Gap to Cut Staff by 7%, Scale Back Growth Plans

From Staff and wire reports

Gap Inc. announced plans Thursday to eliminate as many as 700 administrative jobs worldwide in an attempt to offset slowing sales.

The San Francisco-based retailer said after the close of U.S. markets that it would trim its headquarters staff of 10,000 employees by as much as 7%, mostly in the Bay Area, through layoffs and attrition.

The company had originally planned to expand administrative staff by up to 4%.

Gap also said it will scale back aggressive growth plans for the next two years by a third, with a new target of increasing square footage by 10% in 2002 and 2003. Millard Drexler, the company's president and chief executive, previously had stood by plans for 15% square-footage growth for the company's Gap, Old Navy and Banana Republic stores, even in the face of falling sales at existing stores.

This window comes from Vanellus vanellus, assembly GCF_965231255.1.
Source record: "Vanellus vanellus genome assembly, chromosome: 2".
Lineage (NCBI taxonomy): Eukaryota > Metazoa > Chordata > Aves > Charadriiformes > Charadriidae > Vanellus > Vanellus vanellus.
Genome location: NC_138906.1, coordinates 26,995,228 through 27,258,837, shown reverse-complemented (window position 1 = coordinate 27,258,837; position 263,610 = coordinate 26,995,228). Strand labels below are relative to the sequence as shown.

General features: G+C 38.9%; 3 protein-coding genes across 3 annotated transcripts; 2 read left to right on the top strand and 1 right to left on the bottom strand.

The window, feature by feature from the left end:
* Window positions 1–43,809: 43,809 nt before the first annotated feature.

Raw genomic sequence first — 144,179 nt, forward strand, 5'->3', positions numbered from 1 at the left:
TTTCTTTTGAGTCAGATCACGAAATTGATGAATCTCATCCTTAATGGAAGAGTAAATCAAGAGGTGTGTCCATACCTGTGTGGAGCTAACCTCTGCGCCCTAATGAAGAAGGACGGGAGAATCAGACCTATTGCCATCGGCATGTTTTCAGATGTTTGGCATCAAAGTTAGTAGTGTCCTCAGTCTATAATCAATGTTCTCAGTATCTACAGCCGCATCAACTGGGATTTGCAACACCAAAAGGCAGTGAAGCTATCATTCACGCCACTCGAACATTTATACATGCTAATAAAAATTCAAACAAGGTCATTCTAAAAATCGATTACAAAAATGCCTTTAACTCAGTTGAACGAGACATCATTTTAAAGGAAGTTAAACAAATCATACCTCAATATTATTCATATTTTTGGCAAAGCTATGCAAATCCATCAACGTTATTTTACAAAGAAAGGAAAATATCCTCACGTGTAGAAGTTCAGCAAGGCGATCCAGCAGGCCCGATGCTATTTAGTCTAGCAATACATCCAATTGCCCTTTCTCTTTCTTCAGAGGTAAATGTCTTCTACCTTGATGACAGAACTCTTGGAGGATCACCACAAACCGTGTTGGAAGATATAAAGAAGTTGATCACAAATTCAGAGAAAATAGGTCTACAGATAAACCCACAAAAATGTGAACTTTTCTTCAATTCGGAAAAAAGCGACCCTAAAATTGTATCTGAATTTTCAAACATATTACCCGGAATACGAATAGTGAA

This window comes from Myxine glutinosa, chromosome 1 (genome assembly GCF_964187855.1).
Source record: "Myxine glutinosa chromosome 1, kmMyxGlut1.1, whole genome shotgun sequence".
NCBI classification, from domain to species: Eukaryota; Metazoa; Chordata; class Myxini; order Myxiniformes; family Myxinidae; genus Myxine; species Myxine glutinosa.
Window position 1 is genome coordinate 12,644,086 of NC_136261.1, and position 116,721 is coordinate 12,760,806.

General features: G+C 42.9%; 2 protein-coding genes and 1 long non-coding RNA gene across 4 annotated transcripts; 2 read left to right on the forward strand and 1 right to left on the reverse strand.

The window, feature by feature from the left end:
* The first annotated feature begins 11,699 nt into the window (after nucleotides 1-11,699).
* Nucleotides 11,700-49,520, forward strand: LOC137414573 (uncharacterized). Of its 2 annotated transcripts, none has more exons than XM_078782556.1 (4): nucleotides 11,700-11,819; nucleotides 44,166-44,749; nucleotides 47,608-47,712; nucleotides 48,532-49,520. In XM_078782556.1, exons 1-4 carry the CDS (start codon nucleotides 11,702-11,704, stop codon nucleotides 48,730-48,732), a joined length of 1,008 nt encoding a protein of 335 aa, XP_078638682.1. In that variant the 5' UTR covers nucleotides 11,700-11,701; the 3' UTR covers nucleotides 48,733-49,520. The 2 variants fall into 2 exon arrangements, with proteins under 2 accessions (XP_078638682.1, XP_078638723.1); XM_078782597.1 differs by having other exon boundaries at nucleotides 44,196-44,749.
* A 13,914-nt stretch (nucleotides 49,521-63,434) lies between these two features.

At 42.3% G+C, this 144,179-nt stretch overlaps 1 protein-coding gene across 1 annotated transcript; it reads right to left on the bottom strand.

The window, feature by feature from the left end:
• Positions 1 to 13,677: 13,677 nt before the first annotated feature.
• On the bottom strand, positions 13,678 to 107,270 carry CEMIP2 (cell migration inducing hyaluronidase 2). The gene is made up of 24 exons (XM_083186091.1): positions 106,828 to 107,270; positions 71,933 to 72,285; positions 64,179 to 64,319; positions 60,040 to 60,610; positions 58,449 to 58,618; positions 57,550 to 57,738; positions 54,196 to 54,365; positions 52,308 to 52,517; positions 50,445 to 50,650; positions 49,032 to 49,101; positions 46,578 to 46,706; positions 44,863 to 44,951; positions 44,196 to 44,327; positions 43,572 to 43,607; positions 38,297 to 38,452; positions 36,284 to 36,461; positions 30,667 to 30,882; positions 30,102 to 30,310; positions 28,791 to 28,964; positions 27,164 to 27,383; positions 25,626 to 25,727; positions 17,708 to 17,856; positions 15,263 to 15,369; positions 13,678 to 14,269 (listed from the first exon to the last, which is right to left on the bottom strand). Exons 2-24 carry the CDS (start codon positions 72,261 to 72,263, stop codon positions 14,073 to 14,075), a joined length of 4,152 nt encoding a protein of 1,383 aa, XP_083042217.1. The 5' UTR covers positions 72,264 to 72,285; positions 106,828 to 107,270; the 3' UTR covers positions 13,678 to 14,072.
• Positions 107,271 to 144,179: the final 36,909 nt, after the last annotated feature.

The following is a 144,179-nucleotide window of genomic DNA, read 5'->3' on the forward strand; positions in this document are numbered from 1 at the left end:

The company expects to announce the total number of layoffs by August and complete the reductions by fall, a company spokesman said. As part of the reductions, Gap will record a pretax charge of $10 million to $20 million in its fiscal second quarter.

The employee cuts don't include associates at the company's chain stores, said spokesman Alan Marks. In the year that ended Feb. 3, the company had about 166,000 workers, including store clerks. He declined to provide the number of corporate employees.

Like many retailers, Gap has been hurt by the lethargic economy. Last month, Gap's sales at stores open for at least a year fell 10%.

Despite the slowdown, Gap said it still wants to boost its profit by 15% annually. The company earned $877 million last year on sales of $13.7 billion.

Shares of Gap rose 91 cents to close at $33.54 on the New York Stock Exchange. The stock has risen 32% this year.

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